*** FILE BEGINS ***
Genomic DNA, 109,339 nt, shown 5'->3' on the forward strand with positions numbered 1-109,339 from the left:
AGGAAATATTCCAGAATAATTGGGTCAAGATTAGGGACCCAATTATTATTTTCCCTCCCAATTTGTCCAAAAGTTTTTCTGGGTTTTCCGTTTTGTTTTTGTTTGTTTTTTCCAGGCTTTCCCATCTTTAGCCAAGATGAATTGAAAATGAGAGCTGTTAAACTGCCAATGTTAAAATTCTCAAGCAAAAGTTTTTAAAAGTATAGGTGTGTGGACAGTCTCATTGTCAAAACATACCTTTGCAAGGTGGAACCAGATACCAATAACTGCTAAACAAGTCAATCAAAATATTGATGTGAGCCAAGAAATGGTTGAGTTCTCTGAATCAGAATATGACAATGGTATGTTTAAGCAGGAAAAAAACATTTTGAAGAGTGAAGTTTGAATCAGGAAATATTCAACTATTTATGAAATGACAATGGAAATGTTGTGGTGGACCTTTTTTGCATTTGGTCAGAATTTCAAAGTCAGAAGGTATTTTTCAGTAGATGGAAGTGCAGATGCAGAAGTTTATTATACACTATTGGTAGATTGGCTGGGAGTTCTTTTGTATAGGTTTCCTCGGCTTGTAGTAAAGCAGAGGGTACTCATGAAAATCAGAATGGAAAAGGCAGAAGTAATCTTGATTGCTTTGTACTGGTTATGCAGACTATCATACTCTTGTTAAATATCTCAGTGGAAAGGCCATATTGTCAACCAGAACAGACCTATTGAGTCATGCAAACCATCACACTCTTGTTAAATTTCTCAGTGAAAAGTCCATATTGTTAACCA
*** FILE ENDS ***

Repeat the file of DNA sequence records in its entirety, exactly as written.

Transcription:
Genomic DNA, 109,339 nt, shown 5'->3' on the forward strand with positions numbered 1-109,339 from the left:
AGGAAATATTCCAGAATAATTGGGTCAAGATTAGGGACCCAATTATTATTTTCCCTCCCAATTTGTCCAAAAGTTTTTCTGGGTTTTCCGTTTTGTTTTTGTTTGTTTTTTCCAGGCTTTCCCATCTTTAGCCAAGATGAATTGAAAATGAGAGCTGTTAAACTGCCAATGTTAAAATTCTCAAGCAAAAGTTTTTAAAAGTATAGGTGTGTGGACAGTCTCATTGTCAAAACATACCTTTGCAAGGTGGAACCAGATACCAATAACTGCTAAACAAGTCAATCAAAATATTGATGTGAGCCAAGAAATGGTTGAGTTCTCTGAATCAGAATATGACAATGGTATGTTTAAGCAGGAAAAAAACATTTTGAAGAGTGAAGTTTGAATCAGGAAATATTCAACTATTTATGAAATGACAATGGAAATGTTGTGGTGGACCTTTTTTGCATTTGGTCAGAATTTCAAAGTCAGAAGGTATTTTTCAGTAGATGGAAGTGCAGATGCAGAAGTTTATTATACACTATTGGTAGATTGGCTGGGAGTTCTTTTGTATAGGTTTCCTCGGCTTGTAGTAAAGCAGAGGGTACTCATGAAAATCAGAATGGAAAAGGCAGAAGTAATCTTGATTGCTTTGTACTGGTTATGCAGACTATCATACTCTTGTTAAATATCTCAGTGGAAAGGCCATATTGTCAACCAGAACAGACCTATTGAGTCATGCAAACCATCACACTCTTGTTAAATTTCTCAGTGAAAAGTCCATATTGTTAACCA